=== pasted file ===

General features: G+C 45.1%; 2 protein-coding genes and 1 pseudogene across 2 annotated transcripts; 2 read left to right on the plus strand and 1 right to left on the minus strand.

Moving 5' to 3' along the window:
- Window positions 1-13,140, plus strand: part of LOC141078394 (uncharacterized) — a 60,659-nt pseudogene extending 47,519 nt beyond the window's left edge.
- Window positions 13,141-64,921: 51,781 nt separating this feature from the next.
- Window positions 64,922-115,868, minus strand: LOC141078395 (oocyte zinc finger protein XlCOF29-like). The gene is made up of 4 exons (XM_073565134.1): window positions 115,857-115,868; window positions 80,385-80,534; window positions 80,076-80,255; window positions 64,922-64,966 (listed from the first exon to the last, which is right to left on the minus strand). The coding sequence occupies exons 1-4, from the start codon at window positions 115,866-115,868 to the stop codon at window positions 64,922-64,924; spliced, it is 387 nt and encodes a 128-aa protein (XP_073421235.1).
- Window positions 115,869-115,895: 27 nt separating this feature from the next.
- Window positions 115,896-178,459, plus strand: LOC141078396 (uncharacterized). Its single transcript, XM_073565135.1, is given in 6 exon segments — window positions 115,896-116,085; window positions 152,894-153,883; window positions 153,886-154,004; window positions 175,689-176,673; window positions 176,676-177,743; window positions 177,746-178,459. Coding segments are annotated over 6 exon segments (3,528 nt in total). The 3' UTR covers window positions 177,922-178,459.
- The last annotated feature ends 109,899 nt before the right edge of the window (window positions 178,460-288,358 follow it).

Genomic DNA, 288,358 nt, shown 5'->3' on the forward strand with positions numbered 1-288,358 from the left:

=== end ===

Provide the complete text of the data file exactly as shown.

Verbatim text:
General features: G+C 45.1%; 2 protein-coding genes and 1 pseudogene across 2 annotated transcripts; 2 read left to right on the plus strand and 1 right to left on the minus strand.

Moving 5' to 3' along the window:
- Window positions 1-13,140, plus strand: part of LOC141078394 (uncharacterized) — a 60,659-nt pseudogene extending 47,519 nt beyond the window's left edge.
- Window positions 13,141-64,921: 51,781 nt separating this feature from the next.
- Window positions 64,922-115,868, minus strand: LOC141078395 (oocyte zinc finger protein XlCOF29-like). The gene is made up of 4 exons (XM_073565134.1): window positions 115,857-115,868; window positions 80,385-80,534; window positions 80,076-80,255; window positions 64,922-64,966 (listed from the first exon to the last, which is right to left on the minus strand). The coding sequence occupies exons 1-4, from the start codon at window positions 115,866-115,868 to the stop codon at window positions 64,922-64,924; spliced, it is 387 nt and encodes a 128-aa protein (XP_073421235.1).
- Window positions 115,869-115,895: 27 nt separating this feature from the next.
- Window positions 115,896-178,459, plus strand: LOC141078396 (uncharacterized). Its single transcript, XM_073565135.1, is given in 6 exon segments — window positions 115,896-116,085; window positions 152,894-153,883; window positions 153,886-154,004; window positions 175,689-176,673; window positions 176,676-177,743; window positions 177,746-178,459. Coding segments are annotated over 6 exon segments (3,528 nt in total). The 3' UTR covers window positions 177,922-178,459.
- The last annotated feature ends 109,899 nt before the right edge of the window (window positions 178,460-288,358 follow it).

Genomic DNA, 288,358 nt, shown 5'->3' on the forward strand with positions numbered 1-288,358 from the left: